I have a question regarding removal of a residual solvent from a powder. I want to place an open container of my chemical inside a vacuum chamber with another open container of activated charcoal to absorb the solvent, then maintain a vacuum for some time.
I know you can do this setup using two separate flasks, one with my chemical, the other with charcoal, connected with tubing to each other and a vacuum pump. Will using the vacuum chamber be just as effective?
No, doing it all in a single vessel will not be as effective. The reason is that the separation is based on relative adsorption. Even vacuum evaporation will not actually remove 100% of a solvent in a system. However, the 2-stage process removes as much of the solvent from the system as possible mechanically. The secondary carbon bed is really to avoid releasing the solvent to the atmosphere, but it does not affect the desorption of the solvent from the powder.
The problem with a "single-pot" desorption is that you are changing the equilibrium to one of simply the vapor pressure of the solvent to the powder to one of the adsorption of the solvent on the carbon. Basically, IF you need to trap the solvent, the carbon trap MUST be inline with the produced vacuum, or the solvent will simply by-pass the carbon and exit through the vacuum exhaust. If you don't need to retain or sequester the desorbed solvent, then no carbon trap is necessary at all - simply use the vacuum.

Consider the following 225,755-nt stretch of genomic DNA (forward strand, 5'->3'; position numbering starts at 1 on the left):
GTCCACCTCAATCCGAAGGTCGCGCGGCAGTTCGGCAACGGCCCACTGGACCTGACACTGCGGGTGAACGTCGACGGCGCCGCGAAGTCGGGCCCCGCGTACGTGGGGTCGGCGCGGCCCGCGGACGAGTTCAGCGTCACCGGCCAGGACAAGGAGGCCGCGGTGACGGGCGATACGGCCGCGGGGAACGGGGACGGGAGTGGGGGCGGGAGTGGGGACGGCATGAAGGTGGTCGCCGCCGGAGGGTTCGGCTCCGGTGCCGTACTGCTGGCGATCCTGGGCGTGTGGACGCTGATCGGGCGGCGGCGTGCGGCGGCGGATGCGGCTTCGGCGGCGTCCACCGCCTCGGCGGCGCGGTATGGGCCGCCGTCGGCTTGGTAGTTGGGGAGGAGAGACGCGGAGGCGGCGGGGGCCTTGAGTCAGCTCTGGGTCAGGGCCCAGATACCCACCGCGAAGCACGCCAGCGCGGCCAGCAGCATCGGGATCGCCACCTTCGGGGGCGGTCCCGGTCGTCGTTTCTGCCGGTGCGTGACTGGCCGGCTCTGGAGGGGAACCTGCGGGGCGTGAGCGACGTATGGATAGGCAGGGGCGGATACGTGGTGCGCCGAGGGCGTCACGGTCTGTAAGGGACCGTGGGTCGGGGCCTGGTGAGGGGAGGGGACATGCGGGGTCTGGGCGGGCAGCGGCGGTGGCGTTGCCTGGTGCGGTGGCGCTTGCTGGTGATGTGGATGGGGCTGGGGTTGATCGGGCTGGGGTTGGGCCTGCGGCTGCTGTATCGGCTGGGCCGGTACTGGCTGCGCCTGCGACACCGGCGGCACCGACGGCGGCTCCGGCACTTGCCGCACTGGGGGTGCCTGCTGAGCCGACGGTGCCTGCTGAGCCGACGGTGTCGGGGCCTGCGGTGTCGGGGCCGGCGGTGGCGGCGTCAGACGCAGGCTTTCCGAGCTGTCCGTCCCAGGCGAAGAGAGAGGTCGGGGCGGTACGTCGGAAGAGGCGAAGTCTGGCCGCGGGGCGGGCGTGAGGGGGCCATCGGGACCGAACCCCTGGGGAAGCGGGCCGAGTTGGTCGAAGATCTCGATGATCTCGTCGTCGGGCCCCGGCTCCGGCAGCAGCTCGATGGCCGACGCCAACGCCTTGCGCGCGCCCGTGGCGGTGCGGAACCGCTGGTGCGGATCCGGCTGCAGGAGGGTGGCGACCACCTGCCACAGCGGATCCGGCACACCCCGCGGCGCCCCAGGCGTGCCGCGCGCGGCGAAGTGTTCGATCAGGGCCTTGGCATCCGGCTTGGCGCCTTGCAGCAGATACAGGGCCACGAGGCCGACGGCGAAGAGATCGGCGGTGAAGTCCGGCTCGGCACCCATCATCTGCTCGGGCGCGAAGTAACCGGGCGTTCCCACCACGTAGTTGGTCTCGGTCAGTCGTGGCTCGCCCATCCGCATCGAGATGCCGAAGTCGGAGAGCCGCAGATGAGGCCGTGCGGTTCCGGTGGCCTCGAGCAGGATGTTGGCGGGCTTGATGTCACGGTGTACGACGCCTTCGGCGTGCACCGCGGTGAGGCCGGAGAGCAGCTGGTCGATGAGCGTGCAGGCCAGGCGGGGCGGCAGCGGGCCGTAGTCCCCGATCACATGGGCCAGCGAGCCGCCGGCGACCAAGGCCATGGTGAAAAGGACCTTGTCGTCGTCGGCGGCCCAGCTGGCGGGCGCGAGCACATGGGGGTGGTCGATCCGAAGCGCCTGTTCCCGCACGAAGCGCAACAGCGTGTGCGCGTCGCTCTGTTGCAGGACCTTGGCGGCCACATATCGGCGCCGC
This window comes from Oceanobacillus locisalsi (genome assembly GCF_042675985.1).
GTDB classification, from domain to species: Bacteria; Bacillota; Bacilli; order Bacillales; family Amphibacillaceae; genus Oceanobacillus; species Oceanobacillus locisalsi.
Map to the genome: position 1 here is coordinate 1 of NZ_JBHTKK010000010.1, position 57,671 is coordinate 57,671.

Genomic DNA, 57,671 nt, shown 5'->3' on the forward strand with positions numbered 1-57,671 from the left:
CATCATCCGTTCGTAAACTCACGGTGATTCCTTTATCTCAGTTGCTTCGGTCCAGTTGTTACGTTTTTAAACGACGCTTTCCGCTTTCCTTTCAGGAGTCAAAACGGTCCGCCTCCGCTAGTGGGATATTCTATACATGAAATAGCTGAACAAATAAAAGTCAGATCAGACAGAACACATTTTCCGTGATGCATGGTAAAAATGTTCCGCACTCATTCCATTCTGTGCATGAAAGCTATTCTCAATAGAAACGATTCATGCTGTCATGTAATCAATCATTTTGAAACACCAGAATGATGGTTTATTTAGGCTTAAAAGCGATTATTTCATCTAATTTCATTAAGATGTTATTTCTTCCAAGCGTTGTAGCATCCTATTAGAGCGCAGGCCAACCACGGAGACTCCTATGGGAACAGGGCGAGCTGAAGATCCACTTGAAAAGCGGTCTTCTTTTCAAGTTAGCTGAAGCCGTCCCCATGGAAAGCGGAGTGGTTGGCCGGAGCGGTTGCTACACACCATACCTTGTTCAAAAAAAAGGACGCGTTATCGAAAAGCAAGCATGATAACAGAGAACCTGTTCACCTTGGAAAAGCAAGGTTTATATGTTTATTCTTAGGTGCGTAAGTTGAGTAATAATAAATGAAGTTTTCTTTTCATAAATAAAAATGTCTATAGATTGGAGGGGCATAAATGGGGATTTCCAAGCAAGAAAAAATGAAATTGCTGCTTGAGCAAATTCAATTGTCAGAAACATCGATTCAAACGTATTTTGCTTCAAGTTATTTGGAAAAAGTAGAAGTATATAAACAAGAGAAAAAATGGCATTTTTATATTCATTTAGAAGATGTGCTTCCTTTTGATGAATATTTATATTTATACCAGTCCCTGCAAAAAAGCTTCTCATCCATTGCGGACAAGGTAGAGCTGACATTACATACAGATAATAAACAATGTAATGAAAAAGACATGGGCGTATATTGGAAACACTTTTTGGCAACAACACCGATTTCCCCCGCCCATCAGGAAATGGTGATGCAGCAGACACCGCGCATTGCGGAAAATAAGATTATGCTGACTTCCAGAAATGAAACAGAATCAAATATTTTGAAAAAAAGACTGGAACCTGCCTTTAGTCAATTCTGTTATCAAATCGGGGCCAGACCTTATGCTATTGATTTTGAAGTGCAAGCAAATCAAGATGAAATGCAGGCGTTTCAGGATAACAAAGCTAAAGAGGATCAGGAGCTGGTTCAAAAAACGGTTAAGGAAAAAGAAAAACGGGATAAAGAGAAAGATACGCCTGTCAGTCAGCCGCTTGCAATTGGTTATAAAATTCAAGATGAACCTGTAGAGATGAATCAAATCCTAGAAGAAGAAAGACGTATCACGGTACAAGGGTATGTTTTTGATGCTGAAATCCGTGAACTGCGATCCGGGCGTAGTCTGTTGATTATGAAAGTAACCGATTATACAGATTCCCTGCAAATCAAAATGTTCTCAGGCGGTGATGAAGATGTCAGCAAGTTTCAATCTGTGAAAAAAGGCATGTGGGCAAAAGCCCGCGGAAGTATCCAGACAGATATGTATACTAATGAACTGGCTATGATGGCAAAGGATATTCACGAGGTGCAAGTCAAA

Thank you, your reply makes perfect sense to me, as long as the vacuum pump is on and running.
Will the same dynamics apply if I seal the setup and leave it under vacuum pressure for an extended length of time? (the vacuum pump no longer part if the equation)
No. Whatever the system pressure, keeping all of the components
(powder, solvent, carbon) in the same vessel will just establish an
equilibrium point that results in LESS removal of the solvent from the
powder than with an active removal of vapor by the vacuum system.
Steven J. Cooke, MChE, FAIC, CQA
Process Systems Consulting
+63 918 268 3399
A common way to remove solvents from solids is to pass a dry gas, such as dry nitrogen, over the the sample using a capillary or other small aperature, while under vacuum. This affects the equilibrium of the solvent by actively 'chasing' it from the solvent space above the solid sample and vastly reducing the amount of time needed to bring the sample to the desired level of dryness. Many vacuum ovens are equipped with bleed inlets to release vacuum when they need to be opened that can be equipped with a gas line via a rubber hose that allow you to do this. It's as simple as turning on the vacuum and slightly opening the bleed valve. For many solvents, just using air as your bleed gas is sufficient to dry your sample.